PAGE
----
Our Aberdeen Garden Its not the end of Aberdeen gardening, however this is the last post coming to you from our present garden
Most of my regular followers will know by now that our house has been sold and we are heading south to Cheshire at the end of November.
I will resume blogging at some point in 2014 once we are settled in and feeling more comfortable within ourselves. In the meantime here is how some of our garden plants were looking in the glorious Summer of 2013.
There are not so many blooms in the Aberdeen garden in early June. The Spring flowers have gone over and we are waiting for the main Summer display to get going.
The Aquilegia at this time are a welcome sight. Many of them are quite short lived, however those with darker colouring such as Alex Guiness on the left seem to do much better, lasting for many years.
On the right we have Celmisia Spectabilis. Coming into bloom a couple of weeks later than the Aquilegia.
Celmisia has silvery green evergreen foliage with superb white daisy flowers which if cut back as soon as flowering is over will give a second flush in early August.
The Enkianthus Campanulatus above was introduced to the woodland area last Autumn. I love it, a very interesting shrub which bloomed well in its first Summer. The clusters of small peachy flowers opened in the third week of June.
Also flowering in June and going on well into July are the Thalictrums.
Aquilegifolium album is first to open with Thundercloud following soon after.
The trumpet Lilium Pink Perfection performed very well planted in a container in this its first season . The heavy fragrance filled the air in the new area of our garden.
Another Trumpet Lily African Queen didn’t bloom quite so prolifically but what a fabulous colour.
Tropaeolum Speciosum self seeded itself all over the garden this Summer. It really does do well in northern gardens. It is a very special plant which we kind of take for granted until we hear of other gardeners further south desperately trying to get it to take hold.
These annual Marguerites were purchased online. The small plug plants arrived in early May. I potted them up and left them in the greenhouse for four weeks. By the first of June they were ready to plant out and soon made quite large plants blooming from mid June till the third week in September.
Peardrop, a relatively new Begonia on the scene makes a bold statement planted in this terracotta pot.
The Aster Frikartii Monch happens to be one of my favourite perennials. Flourishing even in the semi shaded spot where we have it planted.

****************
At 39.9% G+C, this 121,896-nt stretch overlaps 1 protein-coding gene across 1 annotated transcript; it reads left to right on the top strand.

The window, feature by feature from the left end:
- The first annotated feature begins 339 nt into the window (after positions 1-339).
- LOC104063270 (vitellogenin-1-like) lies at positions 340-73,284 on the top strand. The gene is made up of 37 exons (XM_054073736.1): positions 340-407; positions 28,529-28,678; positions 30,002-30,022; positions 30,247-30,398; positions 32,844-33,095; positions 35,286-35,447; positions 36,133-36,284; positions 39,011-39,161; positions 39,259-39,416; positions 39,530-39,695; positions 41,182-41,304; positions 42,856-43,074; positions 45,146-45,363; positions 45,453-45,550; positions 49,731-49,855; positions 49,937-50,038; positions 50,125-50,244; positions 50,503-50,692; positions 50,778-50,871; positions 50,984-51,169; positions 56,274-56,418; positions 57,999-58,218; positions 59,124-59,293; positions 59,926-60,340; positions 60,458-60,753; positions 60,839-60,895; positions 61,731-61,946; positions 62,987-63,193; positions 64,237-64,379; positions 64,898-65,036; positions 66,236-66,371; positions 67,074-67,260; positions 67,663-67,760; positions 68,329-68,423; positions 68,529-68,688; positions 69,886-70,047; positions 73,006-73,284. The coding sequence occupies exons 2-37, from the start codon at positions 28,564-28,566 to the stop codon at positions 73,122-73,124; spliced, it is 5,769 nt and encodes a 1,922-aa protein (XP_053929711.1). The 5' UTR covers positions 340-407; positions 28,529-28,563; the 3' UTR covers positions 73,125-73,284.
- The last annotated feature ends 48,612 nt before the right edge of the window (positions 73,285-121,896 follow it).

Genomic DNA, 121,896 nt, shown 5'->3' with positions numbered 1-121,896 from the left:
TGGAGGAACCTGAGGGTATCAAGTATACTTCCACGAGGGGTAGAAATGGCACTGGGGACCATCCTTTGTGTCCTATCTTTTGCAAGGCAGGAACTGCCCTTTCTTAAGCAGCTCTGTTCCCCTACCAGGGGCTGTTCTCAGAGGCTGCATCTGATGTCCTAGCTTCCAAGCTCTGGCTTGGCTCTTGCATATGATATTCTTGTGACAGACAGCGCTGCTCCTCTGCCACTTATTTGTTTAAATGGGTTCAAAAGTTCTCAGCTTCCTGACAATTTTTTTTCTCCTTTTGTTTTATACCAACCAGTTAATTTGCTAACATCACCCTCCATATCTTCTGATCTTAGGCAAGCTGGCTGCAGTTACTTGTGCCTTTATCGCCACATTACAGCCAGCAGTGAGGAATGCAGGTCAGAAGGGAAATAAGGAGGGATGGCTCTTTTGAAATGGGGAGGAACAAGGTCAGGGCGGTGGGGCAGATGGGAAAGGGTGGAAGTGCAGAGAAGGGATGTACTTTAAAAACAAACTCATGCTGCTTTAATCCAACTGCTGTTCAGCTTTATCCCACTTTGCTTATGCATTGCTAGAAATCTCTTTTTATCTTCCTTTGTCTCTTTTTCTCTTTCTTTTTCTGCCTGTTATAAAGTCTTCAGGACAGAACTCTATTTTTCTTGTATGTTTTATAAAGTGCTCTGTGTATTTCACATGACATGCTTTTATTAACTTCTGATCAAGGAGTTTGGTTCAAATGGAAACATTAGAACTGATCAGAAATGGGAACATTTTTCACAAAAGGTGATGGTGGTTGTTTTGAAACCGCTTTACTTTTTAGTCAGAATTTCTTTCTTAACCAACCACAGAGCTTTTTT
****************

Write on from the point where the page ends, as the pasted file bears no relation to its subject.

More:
Rhapsody in Blue, its a very nice Rose but blue its not.
Alstroemeria Little miss davina defying the critics who claim this plant is not hardy enough for the North East coast of Scotland.
The climbing Rose Parkdirector riggers has to fight to make its presence felt planted along with the Clematis Blue Angel which is quite robust. This year it fought a bit harder and made a grand show of it.
Rose de rescht can be depended to bloom well every year, this one has an amazing fragrance.
Tree lily (Orienpet) Anastatasia in our garden normally struggles to flower owing to the cool Summers which we have. This year it was sensational, we all by now know the reason for this.
Rosa Mundi, a firm favourite of ours, planted in the round garden.
Climbing Rose Creme de la creme has been trained along the trellis fencing between the round garden and the woodland area.
Such a great colour is the Clematis Durandii. This one weaves its way on ground level in the border just outside our kitchen window.
Clematis Kaiu was introduced to the front garden last Autumn. The small bell shaped flowers appeared in July and continued blooming into October.
Echinacea Purpurea Magnus is a flowering plant which survives in Aberdeen but generally is not robust. This one I planted in a pot last Autumn it produced a single bloom in August of this year I hope to have more success with this one in our Cheshire garden.
Also planted in a pot at the same time was Echinacea Purpurea white swan. This one faired much better producing many blooms from late July through till early October.
Although Rudbeckia Goldsturm is happier than Echinacea in our climate. I still planted it in a pot. Glad I did as it means we can take it with us when we move.
The Rodgersia Podophylla planted near the pond has large leaves which are as spectacular as the blooms.
Monarda Croftway Pink was introduced last Autumn and also planted in a pot. It looked really good from late July well into September. It did show signs of a powdery mildew which I will consider treating next year.
Lilium Regale in our new area of the garden was a sight for sore eyes and the fragrance was heady.
Well thats all folks. Its been an absolute delight keeping in touch with you all from our Aberdeen garden. Watch this space though I am not finished yet, well I am from Aberdeen. I will be back next year at some time and will look forward to catching up with you.
Oh! I almost forgot to tell you. I received an email from the folks at BBC Gardeners World. Seems like they picked up on my blog and are interested in doing a small feature on our garden. Its all arranged now and they are arriving on Tuesday morning and will be here for the whole day. It will be shown on Friday 8th November. You will get a chance to see my old face and possibly my droll Aberdeen voice, unless they give me a voice over using Anthony Hopkins.
If you happen to leave a comment I will be sure to visit your site and do the same